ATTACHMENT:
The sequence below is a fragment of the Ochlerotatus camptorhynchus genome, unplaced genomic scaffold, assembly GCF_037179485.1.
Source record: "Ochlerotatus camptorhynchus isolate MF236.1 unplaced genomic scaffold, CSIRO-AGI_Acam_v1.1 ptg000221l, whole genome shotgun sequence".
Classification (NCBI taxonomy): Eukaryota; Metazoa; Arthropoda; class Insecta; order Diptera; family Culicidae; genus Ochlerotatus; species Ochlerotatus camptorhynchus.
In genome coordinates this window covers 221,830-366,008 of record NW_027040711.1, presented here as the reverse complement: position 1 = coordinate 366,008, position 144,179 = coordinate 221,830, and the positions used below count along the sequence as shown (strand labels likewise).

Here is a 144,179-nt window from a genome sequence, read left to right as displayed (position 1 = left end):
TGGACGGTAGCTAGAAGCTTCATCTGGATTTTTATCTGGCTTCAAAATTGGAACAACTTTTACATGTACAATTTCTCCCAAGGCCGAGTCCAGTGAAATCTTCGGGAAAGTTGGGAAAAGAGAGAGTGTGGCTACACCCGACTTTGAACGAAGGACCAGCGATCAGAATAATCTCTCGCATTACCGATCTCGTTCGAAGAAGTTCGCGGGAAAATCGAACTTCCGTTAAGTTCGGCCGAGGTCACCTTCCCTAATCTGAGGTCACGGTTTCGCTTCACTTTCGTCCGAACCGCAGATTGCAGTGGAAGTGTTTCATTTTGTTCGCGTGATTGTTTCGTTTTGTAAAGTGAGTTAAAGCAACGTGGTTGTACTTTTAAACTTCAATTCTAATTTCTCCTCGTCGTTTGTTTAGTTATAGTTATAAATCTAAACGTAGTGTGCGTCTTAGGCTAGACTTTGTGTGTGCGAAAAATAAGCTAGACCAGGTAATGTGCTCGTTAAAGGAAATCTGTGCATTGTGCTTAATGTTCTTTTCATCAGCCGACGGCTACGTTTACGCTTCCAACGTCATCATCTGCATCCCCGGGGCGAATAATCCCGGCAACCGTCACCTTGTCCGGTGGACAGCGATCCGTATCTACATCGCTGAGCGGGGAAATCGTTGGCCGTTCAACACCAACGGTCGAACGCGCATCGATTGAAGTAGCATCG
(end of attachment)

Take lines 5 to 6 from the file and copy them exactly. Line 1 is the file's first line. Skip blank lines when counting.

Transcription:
Here is a 144,179-nt window from a genome sequence, read left to right as displayed (position 1 = left end):
TGGACGGTAGCTAGAAGCTTCATCTGGATTTTTATCTGGCTTCAAAATTGGAACAACTTTTACATGTACAATTTCTCCCAAGGCCGAGTCCAGTGAAATCTTCGGGAAAGTTGGGAAAAGAGAGAGTGTGGCTACACCCGACTTTGAACGAAGGACCAGCGATCAGAATAATCTCTCGCATTACCGATCTCGTTCGAAGAAGTTCGCGGGAAAATCGAACTTCCGTTAAGTTCGGCCGAGGTCACCTTCCCTAATCTGAGGTCACGGTTTCGCTTCACTTTCGTCCGAACCGCAGATTGCAGTGGAAGTGTTTCATTTTGTTCGCGTGATTGTTTCGTTTTGTAAAGTGAGTTAAAGCAACGTGGTTGTACTTTTAAACTTCAATTCTAATTTCTCCTCGTCGTTTGTTTAGTTATAGTTATAAATCTAAACGTAGTGTGCGTCTTAGGCTAGACTTTGTGTGTGCGAAAAATAAGCTAGACCAGGTAATGTGCTCGTTAAAGGAAATCTGTGCATTGTGCTTAATGTTCTTTTCATCAGCCGACGGCTACGTTTACGCTTCCAACGTCATCATCTGCATCCCCGGGGCGAATAATCCCGGCAACCGTCACCTTGTCCGGTGGACAGCGATCCGTATCTACATCGCTGAGCGGGGAAATCGTTGGCCGTTCAACACCAACGGTCGAACGCGCATCGATTGAAGTAGCATCG